Improbable Few

(in celebration of healing)
Improbable people
Always lay low
They take short sips
And never throw fits
There are things that only they know
Like, love is real
Yet hard to feel
When the screen was so blank
And only God to thank
For that nightlight hung on the soul
Research would say
They shouldn’t be this way
But love sprung out
Their improbable out-spout
Until eventually, even they run dry
Improbably then
The real journey begins
Held down with a howl
An in-spout installed
Pain rising up to be skimmed
So they start having fits
And taking long sips
And people smile wide
God beams with pride
Held strong in the love that they grew
From that place that already knew
These the improbable few
(may the improbable few become the improbable many)
Author:  Christina Bethell,  January, 2011

Childhood Trauma and Positive Health

The mission of the CAHMI is to promote the early and lifelong health of children, youth and families. Part of fulfilling this mission it to disseminate data, information and ideas to understand and address social determinants of health, like adverse childhood experiences and the trauma and chronic and toxic stress that can result and impact lifelong health.  A primary focus is on promoting the development of positive health, such as resilience, engagement in life and the safe, stable and nurturing relationships most essential to child development and well being.

October 19, 2017: Our new issue brief on ACEs and well-being is now available! This issue brief builds on the fact sheet below, and includes national and state-level data on the prevalence of ACEs as well as health effects and protective factors that mitigate the effects of trauma.

October 6, 2017: As a part of the Sesame Workshop’s “Sesame Street in Communities” initiative on helping children cope with traumatic experiences, the CAHMI has developed a fact sheet on the prevalence of Adverse Childhood Experiences (ACEs) among US children and youth, using newly released data from the 2016 National Survey of Children’s Health. This fact sheet is the first in a series of briefs that will explore ACEs along with factors that can mitigate the effects of trauma and toxic stress, including family relationships & resilience, social & emotional skills, and family-centered care. Additionally, we have created a high-level summary that gives an overview of the National Agenda to Address ACEs, recently published in Academic Pediatrics.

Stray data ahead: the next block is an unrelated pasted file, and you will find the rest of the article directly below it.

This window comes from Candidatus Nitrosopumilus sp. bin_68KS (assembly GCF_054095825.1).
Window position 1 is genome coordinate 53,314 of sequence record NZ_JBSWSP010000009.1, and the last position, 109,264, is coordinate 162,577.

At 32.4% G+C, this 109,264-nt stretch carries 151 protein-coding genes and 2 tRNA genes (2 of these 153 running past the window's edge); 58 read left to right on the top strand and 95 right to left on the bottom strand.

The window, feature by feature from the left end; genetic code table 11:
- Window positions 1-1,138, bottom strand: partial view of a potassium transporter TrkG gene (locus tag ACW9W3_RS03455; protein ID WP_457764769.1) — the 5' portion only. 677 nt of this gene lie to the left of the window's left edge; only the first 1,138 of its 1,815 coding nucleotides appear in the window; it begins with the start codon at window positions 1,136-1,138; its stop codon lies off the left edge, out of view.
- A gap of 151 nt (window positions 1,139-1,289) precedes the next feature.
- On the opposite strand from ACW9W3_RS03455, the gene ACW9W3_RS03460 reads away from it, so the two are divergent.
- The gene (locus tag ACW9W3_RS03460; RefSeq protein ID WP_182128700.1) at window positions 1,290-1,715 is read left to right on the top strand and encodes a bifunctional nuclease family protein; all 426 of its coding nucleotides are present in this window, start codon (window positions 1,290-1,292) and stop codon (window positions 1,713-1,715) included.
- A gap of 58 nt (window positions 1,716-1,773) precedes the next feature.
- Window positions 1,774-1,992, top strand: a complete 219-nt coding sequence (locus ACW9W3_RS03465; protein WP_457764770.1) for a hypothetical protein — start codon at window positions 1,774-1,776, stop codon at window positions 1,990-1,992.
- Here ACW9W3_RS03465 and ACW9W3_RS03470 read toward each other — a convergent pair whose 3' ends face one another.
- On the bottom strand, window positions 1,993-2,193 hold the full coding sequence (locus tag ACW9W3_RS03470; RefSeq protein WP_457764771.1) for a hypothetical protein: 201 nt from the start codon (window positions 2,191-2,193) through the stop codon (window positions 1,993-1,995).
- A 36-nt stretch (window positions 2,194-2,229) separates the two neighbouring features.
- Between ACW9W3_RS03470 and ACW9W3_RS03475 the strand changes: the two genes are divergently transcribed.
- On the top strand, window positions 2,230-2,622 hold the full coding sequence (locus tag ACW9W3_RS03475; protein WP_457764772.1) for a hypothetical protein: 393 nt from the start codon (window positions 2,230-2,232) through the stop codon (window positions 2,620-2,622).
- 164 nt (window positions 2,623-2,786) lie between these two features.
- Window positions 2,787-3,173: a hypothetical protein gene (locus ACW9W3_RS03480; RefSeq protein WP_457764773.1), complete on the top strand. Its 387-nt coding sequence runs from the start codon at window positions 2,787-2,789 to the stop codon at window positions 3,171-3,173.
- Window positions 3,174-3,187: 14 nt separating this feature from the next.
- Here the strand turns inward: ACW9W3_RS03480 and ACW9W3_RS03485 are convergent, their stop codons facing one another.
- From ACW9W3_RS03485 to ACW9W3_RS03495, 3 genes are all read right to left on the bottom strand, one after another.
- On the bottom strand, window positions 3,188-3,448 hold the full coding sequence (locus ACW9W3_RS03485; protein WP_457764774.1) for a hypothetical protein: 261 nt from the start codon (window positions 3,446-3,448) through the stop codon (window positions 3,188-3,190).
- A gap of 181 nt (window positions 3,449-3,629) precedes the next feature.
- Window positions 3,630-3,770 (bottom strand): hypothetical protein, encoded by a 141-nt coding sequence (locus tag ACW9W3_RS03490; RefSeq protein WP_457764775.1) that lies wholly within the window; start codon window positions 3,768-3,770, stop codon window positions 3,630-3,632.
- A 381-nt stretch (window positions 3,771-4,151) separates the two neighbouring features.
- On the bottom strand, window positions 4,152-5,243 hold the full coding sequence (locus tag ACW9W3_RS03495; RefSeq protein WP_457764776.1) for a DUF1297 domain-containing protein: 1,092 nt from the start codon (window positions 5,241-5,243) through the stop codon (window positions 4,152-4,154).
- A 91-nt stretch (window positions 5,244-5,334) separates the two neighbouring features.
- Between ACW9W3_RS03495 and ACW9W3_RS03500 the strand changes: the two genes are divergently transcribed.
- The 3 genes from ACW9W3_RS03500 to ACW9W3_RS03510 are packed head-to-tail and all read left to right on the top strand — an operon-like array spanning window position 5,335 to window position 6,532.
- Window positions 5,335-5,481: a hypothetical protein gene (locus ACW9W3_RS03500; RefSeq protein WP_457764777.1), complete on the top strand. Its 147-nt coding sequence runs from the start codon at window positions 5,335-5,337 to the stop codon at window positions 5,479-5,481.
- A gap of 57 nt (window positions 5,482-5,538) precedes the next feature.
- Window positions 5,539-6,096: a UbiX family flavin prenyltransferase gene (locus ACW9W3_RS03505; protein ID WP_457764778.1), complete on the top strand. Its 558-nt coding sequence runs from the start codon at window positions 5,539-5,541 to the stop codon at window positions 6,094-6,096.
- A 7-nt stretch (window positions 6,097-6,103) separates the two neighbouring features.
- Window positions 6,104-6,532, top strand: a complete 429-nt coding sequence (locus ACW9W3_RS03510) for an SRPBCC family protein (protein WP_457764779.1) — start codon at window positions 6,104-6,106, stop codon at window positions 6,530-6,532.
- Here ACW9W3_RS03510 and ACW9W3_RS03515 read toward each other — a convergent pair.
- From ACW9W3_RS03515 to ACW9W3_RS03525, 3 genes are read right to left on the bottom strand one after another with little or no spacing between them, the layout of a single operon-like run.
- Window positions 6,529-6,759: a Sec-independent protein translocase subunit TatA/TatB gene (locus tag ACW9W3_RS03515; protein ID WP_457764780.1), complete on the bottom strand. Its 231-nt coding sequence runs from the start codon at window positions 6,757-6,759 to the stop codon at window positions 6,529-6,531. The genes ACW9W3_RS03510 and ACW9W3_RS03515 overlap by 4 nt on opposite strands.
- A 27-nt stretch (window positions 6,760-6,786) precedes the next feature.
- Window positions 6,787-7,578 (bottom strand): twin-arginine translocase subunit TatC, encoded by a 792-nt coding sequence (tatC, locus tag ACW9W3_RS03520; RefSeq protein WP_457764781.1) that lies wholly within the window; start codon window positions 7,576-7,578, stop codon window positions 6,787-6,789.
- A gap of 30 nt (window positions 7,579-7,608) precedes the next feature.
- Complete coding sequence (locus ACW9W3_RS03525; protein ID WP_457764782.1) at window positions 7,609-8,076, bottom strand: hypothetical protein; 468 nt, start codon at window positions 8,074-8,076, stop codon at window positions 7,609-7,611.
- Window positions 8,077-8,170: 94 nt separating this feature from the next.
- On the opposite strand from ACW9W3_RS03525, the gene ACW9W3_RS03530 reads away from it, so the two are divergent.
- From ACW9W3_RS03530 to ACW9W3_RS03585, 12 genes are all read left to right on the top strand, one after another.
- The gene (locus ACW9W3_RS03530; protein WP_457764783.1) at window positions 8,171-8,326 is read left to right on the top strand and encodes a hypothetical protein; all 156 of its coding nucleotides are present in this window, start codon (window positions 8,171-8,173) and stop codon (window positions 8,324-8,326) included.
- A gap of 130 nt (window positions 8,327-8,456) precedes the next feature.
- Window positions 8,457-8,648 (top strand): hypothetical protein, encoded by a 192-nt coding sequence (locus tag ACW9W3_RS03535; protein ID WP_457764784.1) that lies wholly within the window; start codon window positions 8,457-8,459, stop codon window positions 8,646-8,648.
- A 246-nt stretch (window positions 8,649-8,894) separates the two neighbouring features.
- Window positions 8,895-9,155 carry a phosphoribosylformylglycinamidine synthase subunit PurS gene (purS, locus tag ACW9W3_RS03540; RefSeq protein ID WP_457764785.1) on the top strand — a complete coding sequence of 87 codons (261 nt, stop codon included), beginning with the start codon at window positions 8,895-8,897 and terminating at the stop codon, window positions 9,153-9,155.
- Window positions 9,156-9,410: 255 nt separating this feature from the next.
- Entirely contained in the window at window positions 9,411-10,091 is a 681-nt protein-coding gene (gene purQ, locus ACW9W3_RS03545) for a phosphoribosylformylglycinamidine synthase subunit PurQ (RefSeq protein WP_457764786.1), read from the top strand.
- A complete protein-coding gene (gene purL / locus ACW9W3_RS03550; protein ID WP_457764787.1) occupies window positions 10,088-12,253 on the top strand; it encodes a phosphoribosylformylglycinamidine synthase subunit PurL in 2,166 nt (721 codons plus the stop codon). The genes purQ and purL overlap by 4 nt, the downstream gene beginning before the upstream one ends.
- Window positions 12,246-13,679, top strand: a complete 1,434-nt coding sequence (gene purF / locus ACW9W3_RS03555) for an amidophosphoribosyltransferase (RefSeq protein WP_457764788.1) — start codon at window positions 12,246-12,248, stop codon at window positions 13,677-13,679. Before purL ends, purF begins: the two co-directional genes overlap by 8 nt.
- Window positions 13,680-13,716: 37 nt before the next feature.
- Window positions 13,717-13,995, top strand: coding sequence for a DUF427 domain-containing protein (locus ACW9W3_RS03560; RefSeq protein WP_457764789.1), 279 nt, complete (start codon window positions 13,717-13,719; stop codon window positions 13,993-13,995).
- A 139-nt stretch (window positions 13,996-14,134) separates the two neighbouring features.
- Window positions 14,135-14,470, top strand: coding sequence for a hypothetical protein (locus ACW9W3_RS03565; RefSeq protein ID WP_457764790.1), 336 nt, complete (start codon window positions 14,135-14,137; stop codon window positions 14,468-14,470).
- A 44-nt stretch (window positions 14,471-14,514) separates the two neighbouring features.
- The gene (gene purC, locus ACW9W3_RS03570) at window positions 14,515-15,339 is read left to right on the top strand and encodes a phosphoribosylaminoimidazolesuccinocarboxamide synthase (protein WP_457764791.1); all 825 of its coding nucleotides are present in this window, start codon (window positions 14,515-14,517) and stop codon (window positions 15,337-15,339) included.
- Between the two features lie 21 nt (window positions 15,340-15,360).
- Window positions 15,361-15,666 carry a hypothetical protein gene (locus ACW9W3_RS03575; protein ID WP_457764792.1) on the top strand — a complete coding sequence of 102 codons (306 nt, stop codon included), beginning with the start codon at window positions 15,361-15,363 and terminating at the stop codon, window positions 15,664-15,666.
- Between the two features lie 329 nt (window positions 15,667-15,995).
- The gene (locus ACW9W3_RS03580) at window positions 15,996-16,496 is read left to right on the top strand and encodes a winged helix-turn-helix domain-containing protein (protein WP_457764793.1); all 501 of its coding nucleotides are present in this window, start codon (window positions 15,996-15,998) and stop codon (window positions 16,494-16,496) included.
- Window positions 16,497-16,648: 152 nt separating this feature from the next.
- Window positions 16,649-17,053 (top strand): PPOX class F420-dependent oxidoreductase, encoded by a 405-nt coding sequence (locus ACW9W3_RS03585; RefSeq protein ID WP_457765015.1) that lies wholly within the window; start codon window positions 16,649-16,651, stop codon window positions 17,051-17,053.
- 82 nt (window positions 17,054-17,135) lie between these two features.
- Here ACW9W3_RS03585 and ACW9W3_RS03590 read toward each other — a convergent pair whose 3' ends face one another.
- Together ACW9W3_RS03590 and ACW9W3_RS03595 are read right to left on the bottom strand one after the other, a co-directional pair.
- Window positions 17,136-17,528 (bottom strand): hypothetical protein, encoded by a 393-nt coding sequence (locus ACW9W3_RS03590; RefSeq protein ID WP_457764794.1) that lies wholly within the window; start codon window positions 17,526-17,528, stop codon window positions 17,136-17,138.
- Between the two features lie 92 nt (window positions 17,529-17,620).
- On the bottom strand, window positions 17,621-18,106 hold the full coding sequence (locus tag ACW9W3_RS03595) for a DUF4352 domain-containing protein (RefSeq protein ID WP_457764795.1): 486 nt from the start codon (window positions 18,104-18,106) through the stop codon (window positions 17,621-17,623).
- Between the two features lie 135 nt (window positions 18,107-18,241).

The agenda overview and fact sheet, along with additional upcoming briefs, can also be found below on this page’s Focus Area #3, under Data Briefs and Reports.

September 5, 2017: A new special issue of Academic Pediatrics, “Child Well-being and Adverse Childhood Experiences in the US,” is now available! See below for links to articles by CAHMI and other JHU staff (Focus Area #3, Peer-reviewed Publications) as well as the JHU press release and blogs by Dr. Christina Bethell (Focus Area #2, September 5, 2017).

The above video is taken from a national meeting sponsored by the CAHMI to begin the design of a national resesarch and action agenda on adverse childhood experiences (ACEs).

What are ACEs?

The term Adverse Childhood experience (ACEs) refers to a range of events that a child can experience, which leads to stress and can result in trauma and chronic stress responses. Multiple, chronic or persistent stress can impact a child’s developing brain and has been linked in numerous studies to a variety of high-risk behaviors, chronic diseases and negative health outcomes in adulthood such as smoking, diabetes and heart disease. According to the CDC, Adverse childhood experiences are broken down into three groups including abuse, household challenges, and neglect. The presence of adverse childhood experiences can lead to risky health behaviors, chronic health conditions, and low life potential or early death.

The CDC’s ACE Pyramid represents the conceptual framework for the ACE Study. The ACE Study has uncovered how ACEs are strongly related to development of risk factors for disease, and well-being throughout the life course.
Image from: https://www.cdc.gov/violenceprevention/acestudy/about.html

Focus Area #1: Support Research, Education, and Advocacy

The CAHMI supports the use of available national, state and local data to fast track research and educational applications of available data and tools to prevent and mitigate the impact of adverse childhood experiences and promote positive health. As part of this, we provide “point and click” access to micro-data findings on childhood trauma and positive health from the NSCH as well as “ready to run” NSCH datasets and codebooks, and helpful technical assistance through our National Data Resource Center for Child and Adolescent Health (www.childhealthdata.org)